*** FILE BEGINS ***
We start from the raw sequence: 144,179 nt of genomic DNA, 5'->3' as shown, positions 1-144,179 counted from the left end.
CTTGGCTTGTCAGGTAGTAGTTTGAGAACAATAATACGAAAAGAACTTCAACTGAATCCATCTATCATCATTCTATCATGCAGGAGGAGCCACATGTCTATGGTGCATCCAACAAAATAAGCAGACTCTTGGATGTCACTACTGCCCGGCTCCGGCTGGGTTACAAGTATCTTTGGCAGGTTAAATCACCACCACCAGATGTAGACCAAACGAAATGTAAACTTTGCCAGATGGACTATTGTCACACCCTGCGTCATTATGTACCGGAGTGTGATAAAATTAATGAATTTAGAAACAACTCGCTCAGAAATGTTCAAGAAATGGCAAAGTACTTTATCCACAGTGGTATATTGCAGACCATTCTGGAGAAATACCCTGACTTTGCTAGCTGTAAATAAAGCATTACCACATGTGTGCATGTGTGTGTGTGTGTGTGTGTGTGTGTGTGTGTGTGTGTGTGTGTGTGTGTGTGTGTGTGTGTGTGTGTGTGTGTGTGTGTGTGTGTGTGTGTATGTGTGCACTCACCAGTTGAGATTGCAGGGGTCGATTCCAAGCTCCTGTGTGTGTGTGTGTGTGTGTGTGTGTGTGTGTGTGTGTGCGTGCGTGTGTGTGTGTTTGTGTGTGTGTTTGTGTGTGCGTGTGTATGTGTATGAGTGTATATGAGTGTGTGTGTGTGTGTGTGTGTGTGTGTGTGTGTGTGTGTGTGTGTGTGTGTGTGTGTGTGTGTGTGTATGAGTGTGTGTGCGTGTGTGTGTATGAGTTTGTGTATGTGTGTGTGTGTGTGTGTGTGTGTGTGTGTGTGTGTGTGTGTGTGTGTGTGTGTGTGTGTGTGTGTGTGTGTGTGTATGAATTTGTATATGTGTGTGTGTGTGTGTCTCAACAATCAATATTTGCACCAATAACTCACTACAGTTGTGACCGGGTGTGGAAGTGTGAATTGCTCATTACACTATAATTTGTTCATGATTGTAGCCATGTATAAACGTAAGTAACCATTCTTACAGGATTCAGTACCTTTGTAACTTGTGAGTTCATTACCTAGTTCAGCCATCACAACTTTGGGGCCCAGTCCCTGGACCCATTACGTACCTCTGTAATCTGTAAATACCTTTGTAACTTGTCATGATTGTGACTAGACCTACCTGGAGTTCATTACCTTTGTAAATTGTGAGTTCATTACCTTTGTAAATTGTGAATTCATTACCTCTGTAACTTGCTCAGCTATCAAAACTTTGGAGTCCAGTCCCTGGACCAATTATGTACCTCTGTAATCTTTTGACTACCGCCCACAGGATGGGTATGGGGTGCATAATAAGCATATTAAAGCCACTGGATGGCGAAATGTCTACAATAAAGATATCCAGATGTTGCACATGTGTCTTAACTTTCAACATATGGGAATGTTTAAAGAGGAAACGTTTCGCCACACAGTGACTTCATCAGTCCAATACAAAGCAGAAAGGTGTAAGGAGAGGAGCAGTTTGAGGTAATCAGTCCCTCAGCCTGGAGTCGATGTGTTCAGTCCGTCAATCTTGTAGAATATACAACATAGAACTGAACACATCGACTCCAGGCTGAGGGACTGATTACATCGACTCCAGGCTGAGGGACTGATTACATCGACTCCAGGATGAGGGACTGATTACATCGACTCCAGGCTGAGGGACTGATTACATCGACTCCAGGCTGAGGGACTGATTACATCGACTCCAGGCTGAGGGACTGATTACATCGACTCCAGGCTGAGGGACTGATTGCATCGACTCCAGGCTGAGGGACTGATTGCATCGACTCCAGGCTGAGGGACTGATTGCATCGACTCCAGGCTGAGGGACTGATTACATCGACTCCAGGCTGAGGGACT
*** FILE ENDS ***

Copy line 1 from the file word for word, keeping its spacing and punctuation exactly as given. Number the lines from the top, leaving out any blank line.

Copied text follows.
We start from the raw sequence: 144,179 nt of genomic DNA, 5'->3' as shown, positions 1-144,179 counted from the left end.